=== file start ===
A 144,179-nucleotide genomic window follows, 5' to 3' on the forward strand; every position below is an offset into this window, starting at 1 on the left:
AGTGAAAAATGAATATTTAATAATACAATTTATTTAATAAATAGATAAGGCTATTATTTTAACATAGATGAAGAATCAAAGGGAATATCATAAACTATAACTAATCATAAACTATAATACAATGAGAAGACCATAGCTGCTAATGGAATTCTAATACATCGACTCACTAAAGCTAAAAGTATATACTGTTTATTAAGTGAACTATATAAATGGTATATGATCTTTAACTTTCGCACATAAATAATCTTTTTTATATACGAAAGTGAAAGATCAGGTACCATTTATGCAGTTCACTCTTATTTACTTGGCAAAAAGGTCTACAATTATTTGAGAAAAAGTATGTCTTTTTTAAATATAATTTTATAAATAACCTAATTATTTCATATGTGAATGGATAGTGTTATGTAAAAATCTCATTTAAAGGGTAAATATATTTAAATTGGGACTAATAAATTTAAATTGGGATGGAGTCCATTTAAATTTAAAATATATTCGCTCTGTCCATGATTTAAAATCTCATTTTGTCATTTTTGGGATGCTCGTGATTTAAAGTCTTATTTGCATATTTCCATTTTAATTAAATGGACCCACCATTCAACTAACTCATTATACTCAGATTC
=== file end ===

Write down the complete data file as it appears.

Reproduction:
A 144,179-nucleotide genomic window follows, 5' to 3' on the forward strand; every position below is an offset into this window, starting at 1 on the left:
AGTGAAAAATGAATATTTAATAATACAATTTATTTAATAAATAGATAAGGCTATTATTTTAACATAGATGAAGAATCAAAGGGAATATCATAAACTATAACTAATCATAAACTATAATACAATGAGAAGACCATAGCTGCTAATGGAATTCTAATACATCGACTCACTAAAGCTAAAAGTATATACTGTTTATTAAGTGAACTATATAAATGGTATATGATCTTTAACTTTCGCACATAAATAATCTTTTTTATATACGAAAGTGAAAGATCAGGTACCATTTATGCAGTTCACTCTTATTTACTTGGCAAAAAGGTCTACAATTATTTGAGAAAAAGTATGTCTTTTTTAAATATAATTTTATAAATAACCTAATTATTTCATATGTGAATGGATAGTGTTATGTAAAAATCTCATTTAAAGGGTAAATATATTTAAATTGGGACTAATAAATTTAAATTGGGATGGAGTCCATTTAAATTTAAAATATATTCGCTCTGTCCATGATTTAAAATCTCATTTTGTCATTTTTGGGATGCTCGTGATTTAAAGTCTTATTTGCATATTTCCATTTTAATTAAATGGACCCACCATTCAACTAACTCATTATACTCAGATTC